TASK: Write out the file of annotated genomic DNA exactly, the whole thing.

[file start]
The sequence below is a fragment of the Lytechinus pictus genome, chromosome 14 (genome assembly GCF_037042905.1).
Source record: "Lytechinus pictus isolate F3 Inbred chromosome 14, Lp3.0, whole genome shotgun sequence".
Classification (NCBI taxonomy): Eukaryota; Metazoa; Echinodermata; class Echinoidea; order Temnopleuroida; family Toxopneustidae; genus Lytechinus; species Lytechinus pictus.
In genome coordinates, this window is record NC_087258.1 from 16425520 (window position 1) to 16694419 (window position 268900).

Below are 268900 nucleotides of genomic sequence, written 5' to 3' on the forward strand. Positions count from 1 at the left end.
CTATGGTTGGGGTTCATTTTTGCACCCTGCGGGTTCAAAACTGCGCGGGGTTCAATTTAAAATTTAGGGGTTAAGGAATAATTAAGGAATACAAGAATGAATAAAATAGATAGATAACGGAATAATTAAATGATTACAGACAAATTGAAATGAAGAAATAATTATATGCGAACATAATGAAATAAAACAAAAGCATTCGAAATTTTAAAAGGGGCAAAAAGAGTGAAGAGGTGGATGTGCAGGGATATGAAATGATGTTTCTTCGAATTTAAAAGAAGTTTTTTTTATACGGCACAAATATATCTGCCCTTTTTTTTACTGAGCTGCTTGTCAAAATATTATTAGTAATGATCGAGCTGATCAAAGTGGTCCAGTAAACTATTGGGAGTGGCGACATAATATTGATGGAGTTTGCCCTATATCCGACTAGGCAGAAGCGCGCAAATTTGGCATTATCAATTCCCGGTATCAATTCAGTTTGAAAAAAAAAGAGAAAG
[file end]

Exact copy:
The sequence below is a fragment of the Lytechinus pictus genome, chromosome 14 (genome assembly GCF_037042905.1).
Source record: "Lytechinus pictus isolate F3 Inbred chromosome 14, Lp3.0, whole genome shotgun sequence".
Classification (NCBI taxonomy): Eukaryota; Metazoa; Echinodermata; class Echinoidea; order Temnopleuroida; family Toxopneustidae; genus Lytechinus; species Lytechinus pictus.
In genome coordinates, this window is record NC_087258.1 from 16425520 (window position 1) to 16694419 (window position 268900).

Below are 268900 nucleotides of genomic sequence, written 5' to 3' on the forward strand. Positions count from 1 at the left end.
CTATGGTTGGGGTTCATTTTTGCACCCTGCGGGTTCAAAACTGCGCGGGGTTCAATTTAAAATTTAGGGGTTAAGGAATAATTAAGGAATACAAGAATGAATAAAATAGATAGATAACGGAATAATTAAATGATTACAGACAAATTGAAATGAAGAAATAATTATATGCGAACATAATGAAATAAAACAAAAGCATTCGAAATTTTAAAAGGGGCAAAAAGAGTGAAGAGGTGGATGTGCAGGGATATGAAATGATGTTTCTTCGAATTTAAAAGAAGTTTTTTTTATACGGCACAAATATATCTGCCCTTTTTTTTACTGAGCTGCTTGTCAAAATATTATTAGTAATGATCGAGCTGATCAAAGTGGTCCAGTAAACTATTGGGAGTGGCGACATAATATTGATGGAGTTTGCCCTATATCCGACTAGGCAGAAGCGCGCAAATTTGGCATTATCAATTCCCGGTATCAATTCAGTTTGAAAAAAAAAGAGAAAG